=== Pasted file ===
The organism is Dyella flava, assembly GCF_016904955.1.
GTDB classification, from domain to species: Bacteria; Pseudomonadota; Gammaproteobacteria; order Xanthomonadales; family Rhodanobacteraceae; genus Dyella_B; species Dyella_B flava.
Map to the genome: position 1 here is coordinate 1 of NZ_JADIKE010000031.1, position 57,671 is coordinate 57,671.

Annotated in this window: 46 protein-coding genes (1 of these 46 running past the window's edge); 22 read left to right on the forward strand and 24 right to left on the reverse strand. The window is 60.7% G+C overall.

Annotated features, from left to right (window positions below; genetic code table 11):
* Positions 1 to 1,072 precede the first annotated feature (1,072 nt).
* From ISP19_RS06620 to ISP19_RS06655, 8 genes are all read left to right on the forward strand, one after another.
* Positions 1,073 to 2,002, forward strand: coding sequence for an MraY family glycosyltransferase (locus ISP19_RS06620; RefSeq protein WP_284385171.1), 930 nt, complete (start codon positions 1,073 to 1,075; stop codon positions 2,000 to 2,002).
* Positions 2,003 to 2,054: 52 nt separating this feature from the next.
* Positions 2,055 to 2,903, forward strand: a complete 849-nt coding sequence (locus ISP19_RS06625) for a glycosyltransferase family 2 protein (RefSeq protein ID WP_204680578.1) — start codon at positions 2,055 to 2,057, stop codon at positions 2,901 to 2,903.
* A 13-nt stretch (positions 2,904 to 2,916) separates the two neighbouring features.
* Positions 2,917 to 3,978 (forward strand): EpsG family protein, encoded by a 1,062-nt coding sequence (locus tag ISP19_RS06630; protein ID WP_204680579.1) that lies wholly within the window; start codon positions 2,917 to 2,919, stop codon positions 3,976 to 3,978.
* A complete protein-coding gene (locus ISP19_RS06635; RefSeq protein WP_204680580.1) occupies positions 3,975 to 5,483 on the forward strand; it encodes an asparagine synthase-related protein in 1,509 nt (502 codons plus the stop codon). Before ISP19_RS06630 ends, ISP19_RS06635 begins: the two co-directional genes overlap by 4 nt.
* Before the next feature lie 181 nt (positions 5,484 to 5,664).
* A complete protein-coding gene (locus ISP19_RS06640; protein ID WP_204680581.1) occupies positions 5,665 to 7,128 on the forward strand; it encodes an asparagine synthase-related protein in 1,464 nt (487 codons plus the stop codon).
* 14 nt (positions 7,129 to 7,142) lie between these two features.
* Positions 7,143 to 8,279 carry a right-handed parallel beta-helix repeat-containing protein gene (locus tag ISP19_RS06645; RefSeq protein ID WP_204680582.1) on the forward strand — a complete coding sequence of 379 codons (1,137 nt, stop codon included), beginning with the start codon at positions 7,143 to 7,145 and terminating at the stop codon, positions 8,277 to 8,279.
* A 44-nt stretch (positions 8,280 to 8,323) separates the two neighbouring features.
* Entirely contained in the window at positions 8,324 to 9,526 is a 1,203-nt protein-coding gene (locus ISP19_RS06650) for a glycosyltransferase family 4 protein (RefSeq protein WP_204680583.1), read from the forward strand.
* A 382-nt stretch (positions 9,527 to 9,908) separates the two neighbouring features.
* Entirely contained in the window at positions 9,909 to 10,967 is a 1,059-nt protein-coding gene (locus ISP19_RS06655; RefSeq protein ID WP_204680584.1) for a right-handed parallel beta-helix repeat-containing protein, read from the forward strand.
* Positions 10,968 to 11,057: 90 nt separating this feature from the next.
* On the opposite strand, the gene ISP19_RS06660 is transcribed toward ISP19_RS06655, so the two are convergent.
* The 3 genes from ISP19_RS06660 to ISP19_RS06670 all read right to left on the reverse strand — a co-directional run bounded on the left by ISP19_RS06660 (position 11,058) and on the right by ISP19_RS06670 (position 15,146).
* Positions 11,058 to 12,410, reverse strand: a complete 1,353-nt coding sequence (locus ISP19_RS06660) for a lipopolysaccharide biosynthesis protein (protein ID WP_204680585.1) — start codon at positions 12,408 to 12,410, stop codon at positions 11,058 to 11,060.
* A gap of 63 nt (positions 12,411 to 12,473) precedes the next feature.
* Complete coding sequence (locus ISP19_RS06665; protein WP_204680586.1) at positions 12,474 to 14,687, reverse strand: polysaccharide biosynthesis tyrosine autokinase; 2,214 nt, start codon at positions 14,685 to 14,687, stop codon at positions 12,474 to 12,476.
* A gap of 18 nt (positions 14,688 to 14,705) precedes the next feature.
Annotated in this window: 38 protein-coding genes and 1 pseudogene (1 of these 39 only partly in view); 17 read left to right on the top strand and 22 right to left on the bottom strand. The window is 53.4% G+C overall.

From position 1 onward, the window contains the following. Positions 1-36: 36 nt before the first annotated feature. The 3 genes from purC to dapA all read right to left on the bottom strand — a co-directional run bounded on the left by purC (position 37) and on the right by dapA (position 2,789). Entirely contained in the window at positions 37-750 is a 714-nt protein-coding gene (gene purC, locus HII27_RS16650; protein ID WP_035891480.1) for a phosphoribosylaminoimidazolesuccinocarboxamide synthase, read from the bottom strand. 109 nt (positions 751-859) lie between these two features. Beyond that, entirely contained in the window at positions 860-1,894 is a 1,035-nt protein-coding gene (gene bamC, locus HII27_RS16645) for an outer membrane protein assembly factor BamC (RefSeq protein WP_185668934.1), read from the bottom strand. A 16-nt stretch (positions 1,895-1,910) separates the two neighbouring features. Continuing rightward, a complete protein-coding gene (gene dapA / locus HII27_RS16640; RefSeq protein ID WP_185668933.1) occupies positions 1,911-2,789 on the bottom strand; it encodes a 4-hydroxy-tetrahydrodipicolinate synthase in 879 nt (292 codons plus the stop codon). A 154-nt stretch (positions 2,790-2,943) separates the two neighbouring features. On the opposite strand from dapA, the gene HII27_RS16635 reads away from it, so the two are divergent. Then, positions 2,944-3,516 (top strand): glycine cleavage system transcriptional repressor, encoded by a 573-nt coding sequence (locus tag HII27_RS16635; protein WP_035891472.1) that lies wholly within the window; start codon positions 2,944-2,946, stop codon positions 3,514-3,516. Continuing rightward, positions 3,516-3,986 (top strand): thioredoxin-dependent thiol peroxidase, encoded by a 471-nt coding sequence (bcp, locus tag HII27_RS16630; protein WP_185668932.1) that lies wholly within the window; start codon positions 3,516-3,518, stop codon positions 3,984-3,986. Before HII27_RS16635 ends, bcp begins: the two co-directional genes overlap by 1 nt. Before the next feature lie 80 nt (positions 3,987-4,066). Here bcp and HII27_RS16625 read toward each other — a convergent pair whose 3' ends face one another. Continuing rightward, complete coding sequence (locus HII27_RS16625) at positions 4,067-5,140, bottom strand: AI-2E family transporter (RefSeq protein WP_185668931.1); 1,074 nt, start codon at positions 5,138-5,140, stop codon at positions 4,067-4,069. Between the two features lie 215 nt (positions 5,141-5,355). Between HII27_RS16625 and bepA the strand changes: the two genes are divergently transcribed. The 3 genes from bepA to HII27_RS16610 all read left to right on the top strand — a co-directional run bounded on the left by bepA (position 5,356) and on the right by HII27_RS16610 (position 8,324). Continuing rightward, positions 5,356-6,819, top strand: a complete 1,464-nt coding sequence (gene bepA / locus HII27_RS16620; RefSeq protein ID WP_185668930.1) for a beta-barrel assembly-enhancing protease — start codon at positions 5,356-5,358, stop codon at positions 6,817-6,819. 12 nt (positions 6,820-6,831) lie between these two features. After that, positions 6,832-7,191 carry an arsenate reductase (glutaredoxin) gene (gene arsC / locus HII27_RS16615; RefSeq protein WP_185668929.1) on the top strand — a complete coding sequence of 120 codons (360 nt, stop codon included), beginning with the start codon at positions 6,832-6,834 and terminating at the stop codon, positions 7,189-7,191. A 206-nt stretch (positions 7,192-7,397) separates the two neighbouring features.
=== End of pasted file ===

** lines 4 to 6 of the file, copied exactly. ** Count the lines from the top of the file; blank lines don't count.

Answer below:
Annotated in this window: 46 protein-coding genes (1 of these 46 running past the window's edge); 22 read left to right on the forward strand and 24 right to left on the reverse strand. The window is 60.7% G+C overall.

Annotated features, from left to right (window positions below; genetic code table 11):
* Positions 1 to 1,072 precede the first annotated feature (1,072 nt).